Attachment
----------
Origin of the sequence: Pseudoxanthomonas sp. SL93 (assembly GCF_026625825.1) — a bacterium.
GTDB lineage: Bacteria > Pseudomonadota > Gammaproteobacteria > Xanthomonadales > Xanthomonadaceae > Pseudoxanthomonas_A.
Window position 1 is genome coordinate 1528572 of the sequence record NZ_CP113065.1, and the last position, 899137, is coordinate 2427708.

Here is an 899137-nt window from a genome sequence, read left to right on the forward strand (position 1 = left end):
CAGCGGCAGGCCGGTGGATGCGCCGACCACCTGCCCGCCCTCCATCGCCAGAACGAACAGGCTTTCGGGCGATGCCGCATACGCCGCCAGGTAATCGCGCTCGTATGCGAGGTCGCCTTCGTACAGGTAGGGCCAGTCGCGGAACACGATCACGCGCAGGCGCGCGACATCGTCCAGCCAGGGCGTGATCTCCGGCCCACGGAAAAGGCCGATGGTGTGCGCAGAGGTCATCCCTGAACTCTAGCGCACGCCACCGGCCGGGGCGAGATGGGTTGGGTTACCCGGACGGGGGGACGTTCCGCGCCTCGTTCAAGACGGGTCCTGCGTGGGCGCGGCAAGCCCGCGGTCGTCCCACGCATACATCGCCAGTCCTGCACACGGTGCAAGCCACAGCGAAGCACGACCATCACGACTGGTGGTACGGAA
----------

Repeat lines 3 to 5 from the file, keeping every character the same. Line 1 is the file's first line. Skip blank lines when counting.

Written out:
Window position 1 is genome coordinate 1528572 of the sequence record NZ_CP113065.1, and the last position, 899137, is coordinate 2427708.

Here is an 899137-nt window from a genome sequence, read left to right on the forward strand (position 1 = left end):
CAGCGGCAGGCCGGTGGATGCGCCGACCACCTGCCCGCCCTCCATCGCCAGAACGAACAGGCTTTCGGGCGATGCCGCATACGCCGCCAGGTAATCGCGCTCGTATGCGAGGTCGCCTTCGTACAGGTAGGGCCAGTCGCGGAACACGATCACGCGCAGGCGCGCGACATCGTCCAGCCAGGGCGTGATCTCCGGCCCACGGAAAAGGCCGATGGTGTGCGCAGAGGTCATCCCTGAACTCTAGCGCACGCCACCGGCCGGGGCGAGATGGGTTGGGTTACCCGGACGGGGGGACGTTCCGCGCCTCGTTCAAGACGGGTCCTGCGTGGGCGCGGCAAGCCCGCGGTCGTCCCACGCATACATCGCCAGTCCTGCACACGGTGCAAGCCACAGCGAAGCACGACCATCACGACTGGTGGTACGGAA